Examples: Kyle Szeto (deep greens), Hope Taylor (golden greens), Elizabeth Moore (minty greens)

    Here’s the tones I typically aim for in my greens:

  2. Skies

    Ok this one is going to sound weird but, trust me, I see this come up all the time with photographers saying their clients are unhappy because they want the sky to be more colorful. The question I want you to evaluate here is, do you want colorful skies in your photos, or do you not really care either way? Because a variation that happens all over the editing spectrum is how photographers handle skies. If you look at my work, for example, you will hardly ever see a true blue sky. This has NOTHING to do with whether we as photographers are light and airy or dark and moody. It has to do with how and when we shoot outdoors and/or whether or not we use sky overlays in editing.

    If you don’t care how your skies look, great, just focus on all the other components when picking your photographer. But if you DO want true blue skies or elaborate sunset colors, you need to pick photographers whose work shows that consistently. If you pick me, and then get your photos back and say ‘I want the sky to be more blue’, there’s not going to be much I can do to help you because so much of why my skies are not blue has to do with decisions I make when taking my photos, so I can’t just change it later. Decide NOW if you like that look and make sure you find someone who takes that approach!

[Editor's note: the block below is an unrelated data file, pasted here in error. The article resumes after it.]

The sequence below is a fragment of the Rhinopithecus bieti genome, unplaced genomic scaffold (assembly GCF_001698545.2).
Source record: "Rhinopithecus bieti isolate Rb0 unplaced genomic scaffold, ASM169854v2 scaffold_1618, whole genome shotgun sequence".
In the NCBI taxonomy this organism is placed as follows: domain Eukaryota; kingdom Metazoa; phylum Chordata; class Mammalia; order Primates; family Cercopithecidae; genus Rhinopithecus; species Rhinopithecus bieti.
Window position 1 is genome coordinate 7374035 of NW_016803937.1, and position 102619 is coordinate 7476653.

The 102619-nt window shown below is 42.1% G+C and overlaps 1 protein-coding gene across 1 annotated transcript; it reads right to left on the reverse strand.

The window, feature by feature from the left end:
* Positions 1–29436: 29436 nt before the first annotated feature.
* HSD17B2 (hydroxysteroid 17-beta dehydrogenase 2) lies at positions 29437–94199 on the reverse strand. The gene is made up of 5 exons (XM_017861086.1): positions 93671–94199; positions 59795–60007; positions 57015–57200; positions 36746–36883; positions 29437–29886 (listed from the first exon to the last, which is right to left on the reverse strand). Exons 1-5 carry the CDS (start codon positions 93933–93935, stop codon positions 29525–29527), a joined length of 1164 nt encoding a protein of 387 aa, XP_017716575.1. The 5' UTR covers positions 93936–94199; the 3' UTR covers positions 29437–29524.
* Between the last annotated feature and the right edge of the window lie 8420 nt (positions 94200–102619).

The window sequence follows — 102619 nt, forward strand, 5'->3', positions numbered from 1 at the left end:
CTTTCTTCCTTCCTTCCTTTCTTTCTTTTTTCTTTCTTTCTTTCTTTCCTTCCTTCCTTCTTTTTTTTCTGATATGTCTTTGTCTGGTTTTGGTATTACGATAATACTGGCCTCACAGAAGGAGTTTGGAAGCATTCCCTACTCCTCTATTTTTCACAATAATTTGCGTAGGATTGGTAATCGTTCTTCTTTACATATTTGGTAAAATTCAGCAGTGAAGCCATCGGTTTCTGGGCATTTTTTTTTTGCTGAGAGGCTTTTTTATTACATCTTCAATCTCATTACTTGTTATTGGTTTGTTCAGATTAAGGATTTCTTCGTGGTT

Examples: Belinda Philleo (colorful), Mallory Dawn (glowy)

    Here’s generally what you can expect from my skies:

  3. Saturation

    Saturation essentially refers to how intense the colors appear. Some photographers like a desaturated look, with more muted colors. Others like the bold, vibrant look of more saturated colors. Consider what you are drawn to. Do you like photos with bright, vibrant colors or do you prefer softer tones? Again, this variation can happen anywhere on the spectrum, so you may decide you want dark and moody with muted colors. Or you may decide you want light and airy with vibrant, saturated colors. And you’ll find photographers who match either of those!

    Examples: Caroline Logan (muted), David Mendoza (saturated)

    I fall a bit between the two. I wouldn’t say I’m bold and vibrant but I do love pops of color!

    Ok I’ve given you a lot to start thinking about, so don’t hesitate to reach out if you have any questions! The ultimate goal is for this to help you identify the kind of photographer you most resonate with and save you from discovering too late that you like a different style. If you’re overwhelmed, be sure to come back for Part 2 where I’ll give you some practical steps for figuring this all out!

    Happy Planning!

    Other posts in this planning series:

    Recommended Chicago Wedding Vendors

    Choosing Your Wedding Date

    Choosing your Photographer: Number One Question to Ask

    see more wedding planning resources here